Advancing Philanthropy

From the President / Innovating in the Right Way

Quick. Nimble. Innovative. These are all words that have been used to describe how charities should be operating now—to be able to anticipate and respond effectively to changes in the environment and bring to bear new ideas and resources to create impact. In a 24/7, nonstop, social media world, being first out of the gate—being the fastest—and changing and trying new trends are apparently the goals to which we are supposed to aspire.

There are moments when being quick, nimble, and innovative is extremely important. Take, for instance, some of the stories and ideas in this issue of Advancing Philanthropy, such as disaster relief. We expect—and frankly, demand—that those types of organizations get to work right away and have the knowledge and skills to be quick and nimble in the face of horrible challenges. There are some great examples in this issue, along with takeaways and perspectives, that organizations of all causes can use in their own fundraising.

But in our day-to-day work, what does it mean to be quick and nimble and innovative? I’ve said from day one when I joined AFP that I want our association to strive to advance the profession through innovation. I want us to rethink how we offer programs, network with members, and create an inclusive and tolerant community that welcomes all fundraisers and assists you in advancing your career.

But that doesn’t mean I think we have to innovate and rethink everything we do. Far from it. I came to AFP and immediately noticed several things that impressed me. One of the most important exercises the staff and I are going through is an analysis of what we do best, what we can do better, and what we shouldn’t be doing at all.

We sometimes get so caught up in wanting to be seen as nimble and innovative that we forget the core of what we do and simply effect change because it’s new, or because other organizations are doing it. For example, I don’t think we need to rethink the core of fundraising. Fundraising is and always has been about relationship-building. It is by nature a slow process that you can’t rush or take shortcuts with.

Sure, you can play around the edges. You can show me numbers about direct mail versus email versus texting versus social media. Someone will undoubtedly come up with the next “Ice Bucket Challenge.” And those ideas and trends are all important.

But none of those ideas and programs and trends change the fundamental elements and dynamics of fundraising. If you’re not reaching your fundraising goal, is it because you haven’t innovated enough or copied what other organizations are doing with new trends? Or should you review what you’re doing to ensure you’re following the best practices that have served fundraising for decades?

Look, I’m not saying to ignore innovation. Innovation isn’t just a good idea; I think it’s critical for your charity’s survival. An organization that isn’t innovating, that isn’t looking to see how the landscape is changing and what new trends are emerging, is bound to eventually fail. But we need to innovate and change in the right ways, focusing on the right aspects of our organizations, making sure they align with our constituents.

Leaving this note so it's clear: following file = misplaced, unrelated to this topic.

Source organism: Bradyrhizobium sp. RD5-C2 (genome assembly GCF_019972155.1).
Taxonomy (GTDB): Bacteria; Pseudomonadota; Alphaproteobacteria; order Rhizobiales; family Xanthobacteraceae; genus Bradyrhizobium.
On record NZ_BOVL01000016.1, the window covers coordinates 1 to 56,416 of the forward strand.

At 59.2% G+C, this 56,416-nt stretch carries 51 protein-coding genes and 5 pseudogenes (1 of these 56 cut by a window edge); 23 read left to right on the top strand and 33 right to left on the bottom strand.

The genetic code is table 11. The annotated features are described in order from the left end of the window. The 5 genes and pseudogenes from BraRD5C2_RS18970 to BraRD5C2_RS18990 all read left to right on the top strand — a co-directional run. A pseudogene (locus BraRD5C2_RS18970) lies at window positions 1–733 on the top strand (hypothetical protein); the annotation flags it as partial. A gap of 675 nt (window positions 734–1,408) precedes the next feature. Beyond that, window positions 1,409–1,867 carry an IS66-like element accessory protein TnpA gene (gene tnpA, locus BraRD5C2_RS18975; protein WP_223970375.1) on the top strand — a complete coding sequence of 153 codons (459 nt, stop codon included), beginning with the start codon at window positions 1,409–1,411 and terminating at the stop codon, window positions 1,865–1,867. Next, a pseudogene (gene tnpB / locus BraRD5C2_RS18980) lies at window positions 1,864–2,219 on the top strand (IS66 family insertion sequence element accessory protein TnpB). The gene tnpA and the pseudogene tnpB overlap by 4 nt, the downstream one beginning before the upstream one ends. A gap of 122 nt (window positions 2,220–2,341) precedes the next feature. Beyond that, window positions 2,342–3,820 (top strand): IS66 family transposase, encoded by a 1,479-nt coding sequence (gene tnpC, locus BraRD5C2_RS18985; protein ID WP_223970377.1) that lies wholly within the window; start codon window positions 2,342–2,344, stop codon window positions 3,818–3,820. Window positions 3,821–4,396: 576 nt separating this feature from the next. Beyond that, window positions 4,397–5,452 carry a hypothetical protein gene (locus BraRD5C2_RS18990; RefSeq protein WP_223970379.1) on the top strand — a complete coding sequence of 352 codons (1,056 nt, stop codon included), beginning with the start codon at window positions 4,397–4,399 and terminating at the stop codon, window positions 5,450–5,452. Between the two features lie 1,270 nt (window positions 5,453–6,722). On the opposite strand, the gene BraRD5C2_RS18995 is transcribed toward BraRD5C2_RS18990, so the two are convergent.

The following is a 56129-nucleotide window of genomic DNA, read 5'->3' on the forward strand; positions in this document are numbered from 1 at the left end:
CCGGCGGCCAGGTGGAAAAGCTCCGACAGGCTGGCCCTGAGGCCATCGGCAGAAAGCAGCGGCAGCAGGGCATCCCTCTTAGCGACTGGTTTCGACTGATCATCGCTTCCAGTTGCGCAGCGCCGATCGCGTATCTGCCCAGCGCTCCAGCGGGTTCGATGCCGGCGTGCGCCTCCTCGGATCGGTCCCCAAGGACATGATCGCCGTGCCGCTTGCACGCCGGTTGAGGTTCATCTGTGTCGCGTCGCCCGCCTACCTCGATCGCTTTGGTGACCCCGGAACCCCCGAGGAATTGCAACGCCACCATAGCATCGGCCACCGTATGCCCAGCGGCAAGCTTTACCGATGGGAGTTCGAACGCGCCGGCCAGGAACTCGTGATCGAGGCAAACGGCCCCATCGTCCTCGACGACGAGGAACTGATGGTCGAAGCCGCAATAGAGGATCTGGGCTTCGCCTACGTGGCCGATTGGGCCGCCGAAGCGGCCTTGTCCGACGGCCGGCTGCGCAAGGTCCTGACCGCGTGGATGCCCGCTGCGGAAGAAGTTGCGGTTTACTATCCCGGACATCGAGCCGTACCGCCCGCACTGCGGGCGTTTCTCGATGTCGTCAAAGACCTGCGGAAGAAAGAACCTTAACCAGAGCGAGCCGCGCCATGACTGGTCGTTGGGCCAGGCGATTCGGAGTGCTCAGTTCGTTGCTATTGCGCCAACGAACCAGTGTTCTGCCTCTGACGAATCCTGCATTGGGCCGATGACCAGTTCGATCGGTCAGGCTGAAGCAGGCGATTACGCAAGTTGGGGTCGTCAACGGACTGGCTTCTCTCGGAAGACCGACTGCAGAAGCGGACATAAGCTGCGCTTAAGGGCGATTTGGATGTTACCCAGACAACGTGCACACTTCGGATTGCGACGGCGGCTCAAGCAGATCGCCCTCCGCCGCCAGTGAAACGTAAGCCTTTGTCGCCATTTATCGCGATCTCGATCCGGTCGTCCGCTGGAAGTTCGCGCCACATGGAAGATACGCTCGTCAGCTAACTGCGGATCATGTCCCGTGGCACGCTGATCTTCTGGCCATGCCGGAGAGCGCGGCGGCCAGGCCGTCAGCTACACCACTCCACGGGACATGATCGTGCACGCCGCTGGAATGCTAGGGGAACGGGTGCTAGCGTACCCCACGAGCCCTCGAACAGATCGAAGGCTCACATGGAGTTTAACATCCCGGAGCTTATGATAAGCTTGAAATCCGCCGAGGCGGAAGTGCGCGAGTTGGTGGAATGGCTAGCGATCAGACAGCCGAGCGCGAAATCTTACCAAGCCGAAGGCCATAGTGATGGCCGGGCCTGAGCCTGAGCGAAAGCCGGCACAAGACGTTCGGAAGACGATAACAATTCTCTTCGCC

We are doing plenty of innovation here at AFP, as you will see over the coming year. Here’s some of our thinking so far.

We have a lot of great information on our website to help fundraisers, and we have numerous members who are experts and groundbreakers in the field who are eager to lend a hand or offer advice. It’s not just a question of what information is available and what is missing that we need to add but also how we make it available to you. We’re changing how we will present educational resources to you, we’re going to expand our communications vehicles, and we’re going to emphasize the skills and knowledge you need at different points in your fundraising career. We have coined the phrase “ages and stages,” and AFP intends to be there for you and help guide you as you go through the various “ages and stages” of your career.

Also, we have a great chapter system that brings fundraisers together locally. But as technology makes communication easier and brings us closer, how do we create a larger network of individual fundraisers who want to talk to their peers in different ways? We want to create networks that support you, no matter your cause, experience level, or geography.

Those are just a couple of examples you’ll hear more about soon. These innovations are not happening just because we want to be nimble and innovative (though we do), and they are not happening just because we’re trying to copy other organizations (though I’m a big believer in “borrowing” what other great organizations are doing). Our innovation is happening because we are focused on providing the best possible service to our members. To do that, we are continuously looking at ourselves, honestly and candidly, and encouraging a culture of asking questions and challenging what we’re doing.

You want to be quick and nimble and open to change and innovation? Don’t try to keep up with the Joneses. Look outward to your constituents first, then inward at yourself, and before you know it, you’ll likely find all the ideas and innovation that you need.

Photo of Mike Geiger, MBA, CPA

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23 Aug 2019 AFP News
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